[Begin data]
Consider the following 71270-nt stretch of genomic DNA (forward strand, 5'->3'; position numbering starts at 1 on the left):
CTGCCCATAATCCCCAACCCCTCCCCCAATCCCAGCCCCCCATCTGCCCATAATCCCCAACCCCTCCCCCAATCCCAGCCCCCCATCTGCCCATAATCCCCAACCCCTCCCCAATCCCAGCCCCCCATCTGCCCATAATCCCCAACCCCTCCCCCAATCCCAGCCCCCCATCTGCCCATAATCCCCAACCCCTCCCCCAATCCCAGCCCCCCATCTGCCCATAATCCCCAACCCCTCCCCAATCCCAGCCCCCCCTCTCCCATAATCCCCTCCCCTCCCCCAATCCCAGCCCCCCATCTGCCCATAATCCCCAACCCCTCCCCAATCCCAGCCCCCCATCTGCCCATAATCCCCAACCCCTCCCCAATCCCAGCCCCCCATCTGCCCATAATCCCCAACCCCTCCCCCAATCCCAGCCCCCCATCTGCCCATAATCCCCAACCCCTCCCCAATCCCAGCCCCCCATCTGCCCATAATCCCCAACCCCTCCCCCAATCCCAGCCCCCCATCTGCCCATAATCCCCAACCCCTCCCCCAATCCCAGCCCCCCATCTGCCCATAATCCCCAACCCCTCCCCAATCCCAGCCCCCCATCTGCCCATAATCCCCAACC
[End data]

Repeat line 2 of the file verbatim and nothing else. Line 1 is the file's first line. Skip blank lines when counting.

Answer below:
CTGCCCATAATCCCCAACCCCTCCCCCAATCCCAGCCCCCCATCTGCCCATAATCCCCAACCCCTCCCCCAATCCCAGCCCCCCATCTGCCCATAATCCCCAACCCCTCCCCAATCCCAGCCCCCCATCTGCCCATAATCCCCAACCCCTCCCCCAATCCCAGCCCCCCATCTGCCCATAATCCCCAACCCCTCCCCCAATCCCAGCCCCCCATCTGCCCATAATCCCCAACCCCTCCCCAATCCCAGCCCCCCCTCTCCCATAATCCCCTCCCCTCCCCCAATCCCAGCCCCCCATCTGCCCATAATCCCCAACCCCTCCCCAATCCCAGCCCCCCATCTGCCCATAATCCCCAACCCCTCCCCAATCCCAGCCCCCCATCTGCCCATAATCCCCAACCCCTCCCCCAATCCCAGCCCCCCATCTGCCCATAATCCCCAACCCCTCCCCAATCCCAGCCCCCCATCTGCCCATAATCCCCAACCCCTCCCCCAATCCCAGCCCCCCATCTGCCCATAATCCCCAACCCCTCCCCCAATCCCAGCCCCCCATCTGCCCATAATCCCCAACCCCTCCCCAATCCCAGCCCCCCATCTGCCCATAATCCCCAACC